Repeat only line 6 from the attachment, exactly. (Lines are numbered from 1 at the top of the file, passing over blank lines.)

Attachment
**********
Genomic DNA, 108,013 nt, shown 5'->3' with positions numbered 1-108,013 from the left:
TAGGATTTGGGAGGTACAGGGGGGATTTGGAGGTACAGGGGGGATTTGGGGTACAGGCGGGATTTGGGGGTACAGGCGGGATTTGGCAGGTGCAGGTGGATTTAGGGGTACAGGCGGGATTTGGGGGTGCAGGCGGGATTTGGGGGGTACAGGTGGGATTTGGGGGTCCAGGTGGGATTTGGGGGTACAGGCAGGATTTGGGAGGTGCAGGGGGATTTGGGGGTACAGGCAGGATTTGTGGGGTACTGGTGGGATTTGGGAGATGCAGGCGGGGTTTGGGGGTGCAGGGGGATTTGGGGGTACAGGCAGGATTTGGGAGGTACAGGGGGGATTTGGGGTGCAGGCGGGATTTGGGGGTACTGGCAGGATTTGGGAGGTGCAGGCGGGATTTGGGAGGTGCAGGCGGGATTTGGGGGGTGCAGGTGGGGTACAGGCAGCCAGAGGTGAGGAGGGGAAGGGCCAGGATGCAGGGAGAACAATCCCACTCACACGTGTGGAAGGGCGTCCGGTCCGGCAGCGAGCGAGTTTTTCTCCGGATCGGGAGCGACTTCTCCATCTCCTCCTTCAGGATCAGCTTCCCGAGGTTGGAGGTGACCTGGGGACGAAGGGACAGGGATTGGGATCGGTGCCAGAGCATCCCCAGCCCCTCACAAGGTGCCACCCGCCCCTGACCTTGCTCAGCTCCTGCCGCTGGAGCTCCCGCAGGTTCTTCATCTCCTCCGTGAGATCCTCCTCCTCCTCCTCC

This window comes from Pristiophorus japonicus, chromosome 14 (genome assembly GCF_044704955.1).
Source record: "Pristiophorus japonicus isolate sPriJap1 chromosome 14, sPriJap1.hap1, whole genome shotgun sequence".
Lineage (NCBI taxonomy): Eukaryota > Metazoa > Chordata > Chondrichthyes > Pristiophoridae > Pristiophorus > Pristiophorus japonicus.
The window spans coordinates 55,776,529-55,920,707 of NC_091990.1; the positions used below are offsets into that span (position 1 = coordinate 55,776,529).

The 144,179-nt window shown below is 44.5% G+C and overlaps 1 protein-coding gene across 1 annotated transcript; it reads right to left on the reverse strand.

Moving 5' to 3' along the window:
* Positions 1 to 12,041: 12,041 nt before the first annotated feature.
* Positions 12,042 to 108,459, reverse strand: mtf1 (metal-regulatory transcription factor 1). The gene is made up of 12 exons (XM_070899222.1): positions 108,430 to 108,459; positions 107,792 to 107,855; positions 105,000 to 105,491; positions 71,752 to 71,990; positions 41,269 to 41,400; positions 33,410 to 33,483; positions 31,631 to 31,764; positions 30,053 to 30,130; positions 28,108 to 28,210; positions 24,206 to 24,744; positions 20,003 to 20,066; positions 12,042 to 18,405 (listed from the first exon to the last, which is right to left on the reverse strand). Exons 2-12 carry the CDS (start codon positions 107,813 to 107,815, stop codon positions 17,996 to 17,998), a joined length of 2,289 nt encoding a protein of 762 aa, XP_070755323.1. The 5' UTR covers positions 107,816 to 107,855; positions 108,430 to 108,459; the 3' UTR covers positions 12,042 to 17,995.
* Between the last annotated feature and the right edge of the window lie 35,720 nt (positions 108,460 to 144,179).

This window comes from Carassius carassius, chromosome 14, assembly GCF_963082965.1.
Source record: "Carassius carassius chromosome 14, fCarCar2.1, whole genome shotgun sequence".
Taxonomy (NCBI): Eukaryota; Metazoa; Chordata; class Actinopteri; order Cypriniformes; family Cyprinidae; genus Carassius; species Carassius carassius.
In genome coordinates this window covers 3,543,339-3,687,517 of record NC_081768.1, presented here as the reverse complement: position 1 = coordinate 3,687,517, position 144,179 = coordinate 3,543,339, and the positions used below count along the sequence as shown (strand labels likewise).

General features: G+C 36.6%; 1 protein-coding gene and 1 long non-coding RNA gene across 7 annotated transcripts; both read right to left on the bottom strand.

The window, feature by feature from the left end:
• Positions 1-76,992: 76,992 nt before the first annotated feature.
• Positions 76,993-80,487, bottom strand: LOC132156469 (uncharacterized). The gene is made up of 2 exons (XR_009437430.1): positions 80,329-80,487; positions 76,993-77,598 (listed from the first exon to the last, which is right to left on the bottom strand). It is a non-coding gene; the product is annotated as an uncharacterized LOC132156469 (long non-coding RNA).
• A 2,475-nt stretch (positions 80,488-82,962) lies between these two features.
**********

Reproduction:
The window spans coordinates 55,776,529-55,920,707 of NC_091990.1; the positions used below are offsets into that span (position 1 = coordinate 55,776,529).